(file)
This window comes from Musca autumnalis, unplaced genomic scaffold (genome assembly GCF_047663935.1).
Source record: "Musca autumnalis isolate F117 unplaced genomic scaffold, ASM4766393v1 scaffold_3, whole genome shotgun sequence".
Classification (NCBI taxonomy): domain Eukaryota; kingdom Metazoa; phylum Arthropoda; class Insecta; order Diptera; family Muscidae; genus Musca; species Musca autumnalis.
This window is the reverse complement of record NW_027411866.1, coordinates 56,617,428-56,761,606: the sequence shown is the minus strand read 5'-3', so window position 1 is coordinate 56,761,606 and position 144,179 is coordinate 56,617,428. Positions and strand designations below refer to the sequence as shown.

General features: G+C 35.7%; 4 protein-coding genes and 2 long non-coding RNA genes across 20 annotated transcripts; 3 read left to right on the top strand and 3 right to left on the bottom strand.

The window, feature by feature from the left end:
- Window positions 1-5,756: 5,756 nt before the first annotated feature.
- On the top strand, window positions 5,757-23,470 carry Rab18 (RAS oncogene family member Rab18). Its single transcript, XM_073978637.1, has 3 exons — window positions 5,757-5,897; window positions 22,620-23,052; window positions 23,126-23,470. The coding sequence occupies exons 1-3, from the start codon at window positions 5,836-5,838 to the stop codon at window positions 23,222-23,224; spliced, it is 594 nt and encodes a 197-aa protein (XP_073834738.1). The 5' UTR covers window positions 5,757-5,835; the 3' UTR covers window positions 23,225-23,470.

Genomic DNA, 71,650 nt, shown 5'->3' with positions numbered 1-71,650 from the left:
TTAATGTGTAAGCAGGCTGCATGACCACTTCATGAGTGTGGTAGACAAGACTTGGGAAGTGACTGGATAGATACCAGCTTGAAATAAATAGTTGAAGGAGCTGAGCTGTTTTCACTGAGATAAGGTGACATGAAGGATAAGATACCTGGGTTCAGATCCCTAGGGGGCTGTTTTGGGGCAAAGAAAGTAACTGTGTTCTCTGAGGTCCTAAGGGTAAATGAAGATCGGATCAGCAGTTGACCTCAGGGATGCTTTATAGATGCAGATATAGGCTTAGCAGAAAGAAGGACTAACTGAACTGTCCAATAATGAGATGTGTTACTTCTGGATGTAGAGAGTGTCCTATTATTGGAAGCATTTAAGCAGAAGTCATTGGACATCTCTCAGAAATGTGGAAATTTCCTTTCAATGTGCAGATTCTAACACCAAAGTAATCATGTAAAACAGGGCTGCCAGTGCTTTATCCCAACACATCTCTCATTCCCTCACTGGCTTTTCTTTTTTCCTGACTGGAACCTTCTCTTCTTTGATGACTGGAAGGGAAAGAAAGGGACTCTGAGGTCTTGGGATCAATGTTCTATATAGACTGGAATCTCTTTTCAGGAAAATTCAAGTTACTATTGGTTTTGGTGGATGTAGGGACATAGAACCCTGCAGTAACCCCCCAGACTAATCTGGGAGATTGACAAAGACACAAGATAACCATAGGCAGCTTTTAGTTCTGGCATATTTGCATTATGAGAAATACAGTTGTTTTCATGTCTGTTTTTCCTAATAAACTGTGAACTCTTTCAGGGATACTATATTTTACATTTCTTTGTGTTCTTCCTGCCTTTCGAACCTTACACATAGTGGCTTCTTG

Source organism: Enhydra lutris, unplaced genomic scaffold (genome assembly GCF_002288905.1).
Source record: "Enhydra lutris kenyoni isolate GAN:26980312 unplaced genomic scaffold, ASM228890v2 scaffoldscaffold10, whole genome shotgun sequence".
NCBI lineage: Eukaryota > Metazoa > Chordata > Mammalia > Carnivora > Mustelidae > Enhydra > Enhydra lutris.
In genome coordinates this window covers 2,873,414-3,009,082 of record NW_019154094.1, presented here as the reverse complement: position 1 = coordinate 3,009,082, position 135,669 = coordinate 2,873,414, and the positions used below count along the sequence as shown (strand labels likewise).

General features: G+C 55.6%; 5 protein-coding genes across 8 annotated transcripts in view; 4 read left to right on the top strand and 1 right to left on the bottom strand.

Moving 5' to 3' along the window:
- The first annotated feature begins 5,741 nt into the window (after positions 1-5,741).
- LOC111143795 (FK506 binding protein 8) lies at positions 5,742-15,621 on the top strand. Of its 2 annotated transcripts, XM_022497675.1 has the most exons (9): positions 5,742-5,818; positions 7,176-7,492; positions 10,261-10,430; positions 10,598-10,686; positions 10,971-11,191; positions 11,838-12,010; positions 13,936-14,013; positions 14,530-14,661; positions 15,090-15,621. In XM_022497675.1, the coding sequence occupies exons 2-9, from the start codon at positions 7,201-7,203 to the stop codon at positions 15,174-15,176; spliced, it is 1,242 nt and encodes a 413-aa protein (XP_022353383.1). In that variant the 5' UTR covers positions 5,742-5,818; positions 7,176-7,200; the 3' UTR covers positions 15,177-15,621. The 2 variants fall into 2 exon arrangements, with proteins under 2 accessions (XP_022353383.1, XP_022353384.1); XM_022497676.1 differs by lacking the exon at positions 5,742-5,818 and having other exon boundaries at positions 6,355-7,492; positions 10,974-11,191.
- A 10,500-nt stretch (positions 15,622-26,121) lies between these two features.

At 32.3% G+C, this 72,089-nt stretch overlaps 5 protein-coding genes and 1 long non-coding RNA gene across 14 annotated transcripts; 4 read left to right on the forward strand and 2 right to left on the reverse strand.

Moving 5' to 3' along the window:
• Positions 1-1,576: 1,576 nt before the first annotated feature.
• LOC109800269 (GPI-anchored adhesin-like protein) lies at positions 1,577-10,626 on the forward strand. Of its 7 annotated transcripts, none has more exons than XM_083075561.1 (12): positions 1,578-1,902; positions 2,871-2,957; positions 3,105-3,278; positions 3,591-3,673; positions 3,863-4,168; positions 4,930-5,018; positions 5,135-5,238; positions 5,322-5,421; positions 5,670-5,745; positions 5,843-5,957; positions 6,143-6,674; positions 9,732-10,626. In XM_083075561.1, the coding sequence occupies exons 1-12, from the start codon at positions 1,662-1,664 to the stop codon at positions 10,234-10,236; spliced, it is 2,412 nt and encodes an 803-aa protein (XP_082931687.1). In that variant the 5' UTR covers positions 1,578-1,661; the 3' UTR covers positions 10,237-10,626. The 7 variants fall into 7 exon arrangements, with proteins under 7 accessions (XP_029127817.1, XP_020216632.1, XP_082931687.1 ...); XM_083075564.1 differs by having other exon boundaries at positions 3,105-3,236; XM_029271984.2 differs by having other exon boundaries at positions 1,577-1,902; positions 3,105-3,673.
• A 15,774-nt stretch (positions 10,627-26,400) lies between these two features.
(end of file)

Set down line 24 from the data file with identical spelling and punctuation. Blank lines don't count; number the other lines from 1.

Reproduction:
• A 15,774-nt stretch (positions 10,627-26,400) lies between these two features.